Republican presidential nominee Donald Trump came out swinging at Hillary Clinton on Monday, saying she had “hatred in her heart” and feasting on her comment that half of his supporters are “a basket of deplorables.”
“Hillary Clinton has been running a hate-filled, negative campaign with no policy, no solutions and no new ideas,” he told around 7,000 supporters in Asheville. “She spoke with hatred in her heart for these working-class Americans.
“While she calls you deplorable, I call you hard-working American patriots who want a better future for our country.”
Trump’s appearance at the U.S. Cellular Center was his second visit to the battleground state in less than a week. Last Tuesday, he appeared in Greenville, where he promised to bring jobs back to North Carolina.
Trump’s supporters braved a gauntlet of dozens of protesters, including one dressed like a clown and others holding signs with slogans such as “The only thing we have to fear is Trump himself.”
A handful of protesters got inside and were later escorted out by security. A video showed one Trump supporter slapping protesters as they were led away.
In his remarks, Trump hit on familiar themes: a “rigged system,” trade and tax reform, school choice, defeating Islamic terrorism, immigration and the “totally dishonest” news media. Once again, he promised to build a wall between the U.S. and Mexico, prompting chants of “Build the wall! Build the wall!”
Trump responded to criticism that his policy proposals lack key details, saying his campaign has “released policy after policy, solution after solution.” He said changes would happen from the time he’s sworn in.
“On the first day, I’m going to terminate the unconstitutional executive orders signed by Obama, then order a review of every regulation issued in the past eight years. Job-killing regulations will be canceled. Millions of new jobs will come pouring in.”
As he first did at a recent rally in Charlotte, he appealed for African-American votes, depicting inner-city crime and failing schools as the legacy of decades of Democratic control. “What do you have to lose?” he said to the overwhelmingly white audience. “It can’t get any worse.... We’re going to get people working, and we’re going to love it.”
But Trump repeatedly returned to a remark Clinton made at a Friday fundraiser.
“You could put half of Trump’s supporters into what I call the ‘basket of deplorables,’” she said. “The racists, sexists, homophobic, xenophobic, Islamophobic, you name it.”
Clinton later apologized, saying she had been “grossly generalistic.” But it became the focus of a new campaign theme for Trump: Clinton is divisive, while Trump is the only candidate representing “all Americans.”
Earlier, Democratic Sen. Terry Van Duyn and Rep. Susan Fisher joined Asheville Mayor Esther Manheimer in criticizing Trump at a news conference. Asked about the “deplorables” comment, Van Duyn said Clinton probably “wishes she had chosen her words better” but said Trump, “even at his core … is a very offensive character.”
Fisher called Clinton’s remark a soundbite that “will come and go,” adding, “How many soundbites have we gotten from the Trump campaign?”
But Trump and his supporters weren’t about to let the matter go. One man wore a laundry basket on his head. Another held a sign saying, “Deplorable lives matter.”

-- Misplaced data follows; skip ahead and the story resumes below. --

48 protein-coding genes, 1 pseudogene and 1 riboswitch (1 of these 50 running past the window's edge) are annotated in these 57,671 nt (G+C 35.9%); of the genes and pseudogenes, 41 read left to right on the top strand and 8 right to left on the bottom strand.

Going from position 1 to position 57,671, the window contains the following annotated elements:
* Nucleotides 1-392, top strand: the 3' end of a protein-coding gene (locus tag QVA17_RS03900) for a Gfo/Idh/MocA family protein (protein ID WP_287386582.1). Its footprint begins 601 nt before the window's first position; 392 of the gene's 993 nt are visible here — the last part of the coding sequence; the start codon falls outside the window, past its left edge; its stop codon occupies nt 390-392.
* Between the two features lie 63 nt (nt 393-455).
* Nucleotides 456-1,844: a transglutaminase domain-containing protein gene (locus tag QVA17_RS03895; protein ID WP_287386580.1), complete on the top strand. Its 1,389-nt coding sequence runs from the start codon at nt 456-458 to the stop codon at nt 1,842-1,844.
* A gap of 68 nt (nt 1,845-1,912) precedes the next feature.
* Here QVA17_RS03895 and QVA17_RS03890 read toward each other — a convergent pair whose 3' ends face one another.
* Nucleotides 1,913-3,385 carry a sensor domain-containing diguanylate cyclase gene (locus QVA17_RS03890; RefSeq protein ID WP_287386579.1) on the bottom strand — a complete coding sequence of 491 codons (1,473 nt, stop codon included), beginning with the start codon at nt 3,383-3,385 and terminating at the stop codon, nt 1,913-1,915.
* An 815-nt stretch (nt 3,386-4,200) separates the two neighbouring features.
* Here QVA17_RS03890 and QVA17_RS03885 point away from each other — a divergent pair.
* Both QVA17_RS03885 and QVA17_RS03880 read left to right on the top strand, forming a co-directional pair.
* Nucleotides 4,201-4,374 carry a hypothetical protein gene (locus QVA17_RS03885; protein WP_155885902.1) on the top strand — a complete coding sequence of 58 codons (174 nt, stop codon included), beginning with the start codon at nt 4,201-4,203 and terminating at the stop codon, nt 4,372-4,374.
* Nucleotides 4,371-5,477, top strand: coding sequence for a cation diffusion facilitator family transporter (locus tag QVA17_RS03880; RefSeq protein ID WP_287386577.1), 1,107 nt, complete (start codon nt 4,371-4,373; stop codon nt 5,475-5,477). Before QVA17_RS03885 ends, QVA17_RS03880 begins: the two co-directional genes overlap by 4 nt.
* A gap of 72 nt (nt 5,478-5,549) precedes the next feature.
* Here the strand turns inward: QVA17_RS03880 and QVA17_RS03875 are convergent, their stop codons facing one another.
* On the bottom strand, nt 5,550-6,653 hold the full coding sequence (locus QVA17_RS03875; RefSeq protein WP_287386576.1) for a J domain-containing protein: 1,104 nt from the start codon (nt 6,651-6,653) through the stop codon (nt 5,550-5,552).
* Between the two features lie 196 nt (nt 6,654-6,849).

“Never in history has a major-party presidential candidate so viciously demonized the American voter,” Trump said. “She was attacking millions of moms and dads who love their children and want a better future for all Americans.”
Trump himself has been criticized for demeaning groups of people, including Muslims and Latinos.
Nevertheless, his campaign began airing a new ad in North Carolina and three other battleground states Monday that blasts Clinton for her remark.
Former New York City Mayor Rudy Giuliani joined the criticism when he introduced Trump. “We’ve always known why we don’t like her,” he said of Clinton. “Now she told us why she doesn’t like us.”
Trump called nearly a dozen supporters on stage. They took turns mocking Clinton’s depiction. “We’re going to make America great again,” one woman said. “And Hillary needs to take a nap.”
In a speech to the National Guard Association conference in Baltimore earlier Monday, Trump denounced the comment and suggested that it makes Clinton unfit for the presidency.
Clinton’s comments from Friday echoed from the dais and the crowd.
“Lord, when I look around this great crowd tonight I don’t see a lot of deplorable people,” said the minister giving the invocation. Many Trump supporters found Clinton’s comments insulting.
“I didn’t appreciate it,” said David Ruff, a floor installer from Fletcher. “Anybody who works hard for a living, that’s a put-down.”
Steven Mills of Old Fort said the comments underscored that Clinton is “out of touch with the working class.” “I don’t really feel offended by it; she’s out of touch with reality.”
Tonia Estes of Hendersonville called the crowd “a pretty high-class bunch of deplorables.”
Trump faces a tight race for votes in a battleground state. Recent polls averaged by RealClear Politics give Clinton a lead over Trump in North Carolina of less than 1 percentage point.
Clinton hosted a campaign rally Thursday in Charlotte at Johnson C. Smith University. It was Clinton’s third trip to Charlotte in about two months.
Trump campaign office
Donald Trump’s daughter-in-law, Lara Trump, is scheduled to be in Charlotte Wednesday to help open two Republican Victory Offices.
At 11 a.m. she’ll be at 4523 Park Road. And at 3:30 p.m. she’ll be at 15905 Brookway Drive in Huntersville